QOTD: Alternative History of Avoiding Disastrous Consequences?
Last week we played a round of Armchair Alternative History where we discussed missed opportunities in the automotive industry. Conversation focused on actions automakers didn’t take when they should’ve.
Today is round two. Let’s go back and erase things that actually happened.
Some of you branched out into this topic last week in the 270-plus comments the article received. Today you’ll just have to pick a different past mistake to erase. No one covered your author’s selected misstep for this week.
This one had “AVOIDABLE” written on it in red paint.
1989: General Motors decides not to get involved with Saab
In 1989, Saab (cars) and Scania (trucks) were a single large company. The company restructured itself so the more profitable trucks were separated from the struggling automotive branch. The newly independent Saab Automobile AB needed some assistance, and it leaned on two new capitally-rich owners: Investor AB and General Motors, each with 50 percent ownership. Investor AB was (and is) a private equity firm controlled by the same family since 1916. Typically its investments are in large Swedish-based companies. Though it only has about 80 employees, the firm is worth over $30 billion. General Motors, a much different sort of company, spent $600 million, just like Investor AB. The investment came with an understanding that GM could purchase the remaining stake in the company within 10 years. It did so in 2000, at a cost of $125 million more (quite a discount).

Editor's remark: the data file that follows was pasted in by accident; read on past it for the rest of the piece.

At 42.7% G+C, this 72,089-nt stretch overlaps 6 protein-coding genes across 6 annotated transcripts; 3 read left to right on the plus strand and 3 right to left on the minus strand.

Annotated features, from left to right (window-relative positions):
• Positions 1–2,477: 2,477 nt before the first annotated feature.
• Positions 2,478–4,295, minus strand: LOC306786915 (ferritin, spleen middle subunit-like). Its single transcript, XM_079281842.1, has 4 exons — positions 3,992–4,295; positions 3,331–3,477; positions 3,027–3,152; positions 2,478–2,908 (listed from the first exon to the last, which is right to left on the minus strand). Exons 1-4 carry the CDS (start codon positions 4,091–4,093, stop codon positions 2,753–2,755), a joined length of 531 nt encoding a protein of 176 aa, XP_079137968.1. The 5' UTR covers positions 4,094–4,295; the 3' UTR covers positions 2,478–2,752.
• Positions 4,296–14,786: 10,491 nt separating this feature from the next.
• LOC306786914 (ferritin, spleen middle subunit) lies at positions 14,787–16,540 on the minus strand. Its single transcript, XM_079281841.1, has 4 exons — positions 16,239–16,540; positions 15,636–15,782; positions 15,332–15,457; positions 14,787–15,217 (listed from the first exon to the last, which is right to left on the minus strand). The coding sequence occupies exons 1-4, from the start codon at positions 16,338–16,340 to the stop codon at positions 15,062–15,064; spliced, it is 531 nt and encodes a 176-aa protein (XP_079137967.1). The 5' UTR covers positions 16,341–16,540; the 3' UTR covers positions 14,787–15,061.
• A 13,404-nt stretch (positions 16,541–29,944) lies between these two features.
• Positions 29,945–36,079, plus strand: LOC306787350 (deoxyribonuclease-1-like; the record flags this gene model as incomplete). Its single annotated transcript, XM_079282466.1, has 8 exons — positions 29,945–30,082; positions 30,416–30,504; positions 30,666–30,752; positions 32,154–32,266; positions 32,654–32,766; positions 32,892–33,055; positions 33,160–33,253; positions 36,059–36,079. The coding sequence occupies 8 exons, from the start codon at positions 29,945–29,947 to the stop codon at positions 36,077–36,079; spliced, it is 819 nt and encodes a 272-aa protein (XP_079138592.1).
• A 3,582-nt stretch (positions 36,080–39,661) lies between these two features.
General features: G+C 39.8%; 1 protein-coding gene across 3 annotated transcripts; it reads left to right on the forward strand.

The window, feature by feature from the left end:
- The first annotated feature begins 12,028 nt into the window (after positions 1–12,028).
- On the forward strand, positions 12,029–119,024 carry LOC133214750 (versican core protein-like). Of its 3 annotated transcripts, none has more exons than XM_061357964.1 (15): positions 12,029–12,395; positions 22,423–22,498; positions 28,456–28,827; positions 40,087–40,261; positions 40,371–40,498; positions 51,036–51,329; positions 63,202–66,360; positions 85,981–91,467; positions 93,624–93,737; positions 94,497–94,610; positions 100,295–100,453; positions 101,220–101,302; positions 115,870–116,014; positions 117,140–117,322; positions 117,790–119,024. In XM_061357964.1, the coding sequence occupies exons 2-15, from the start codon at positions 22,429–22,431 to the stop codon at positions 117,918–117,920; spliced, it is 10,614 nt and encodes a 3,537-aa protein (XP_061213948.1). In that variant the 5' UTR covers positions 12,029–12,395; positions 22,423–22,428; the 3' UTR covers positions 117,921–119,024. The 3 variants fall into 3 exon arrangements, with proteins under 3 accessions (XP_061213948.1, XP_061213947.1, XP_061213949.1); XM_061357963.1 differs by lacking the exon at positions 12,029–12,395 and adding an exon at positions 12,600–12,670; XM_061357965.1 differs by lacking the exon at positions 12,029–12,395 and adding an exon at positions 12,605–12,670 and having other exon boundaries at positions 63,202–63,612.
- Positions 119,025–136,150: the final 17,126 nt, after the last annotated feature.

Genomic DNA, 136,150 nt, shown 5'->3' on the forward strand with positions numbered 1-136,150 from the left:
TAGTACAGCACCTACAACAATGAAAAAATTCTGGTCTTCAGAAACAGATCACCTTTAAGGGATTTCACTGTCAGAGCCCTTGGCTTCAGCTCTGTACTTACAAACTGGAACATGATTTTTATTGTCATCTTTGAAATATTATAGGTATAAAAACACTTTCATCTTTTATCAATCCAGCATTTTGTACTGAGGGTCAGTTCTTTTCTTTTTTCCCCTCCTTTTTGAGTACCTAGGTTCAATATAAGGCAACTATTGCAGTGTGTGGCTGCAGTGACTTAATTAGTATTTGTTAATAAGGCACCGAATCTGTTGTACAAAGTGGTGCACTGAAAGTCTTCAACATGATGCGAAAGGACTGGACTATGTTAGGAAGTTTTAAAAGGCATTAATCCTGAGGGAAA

It never should’ve happened. Though the new GM-based 900 was successful and caused the company to turn a profit, Saab was a story of continual struggle. With quirky ideas, unique engineering, and a small following, it was a bad match for the Costco management style of GM. By late in 2008 the brand’s future was in doubt among all of GM’s financial troubles. From there it was sold multiple times, split up, and finally rendered defunct in 2012. NEVS made some electric Saab 9-3s for a while, but those didn’t really count.
In my alternative history, the Saab brand goes to Investor AB and some other firm, probably in China. Eventually wholly Chinese-owned, Saab is just a name for cars that would normally be called Roewe or Great Wall. The company’s last real vehicles were the 900 and 9000, which lived until circa 2002 with minor revisions. Here, General Motors saves itself some money, and does not dilute the final chapter of Saab with things like the Trollblazer 9-7X, and the Saabaru 9-2X.
What’s your historical automotive misstep to erase?
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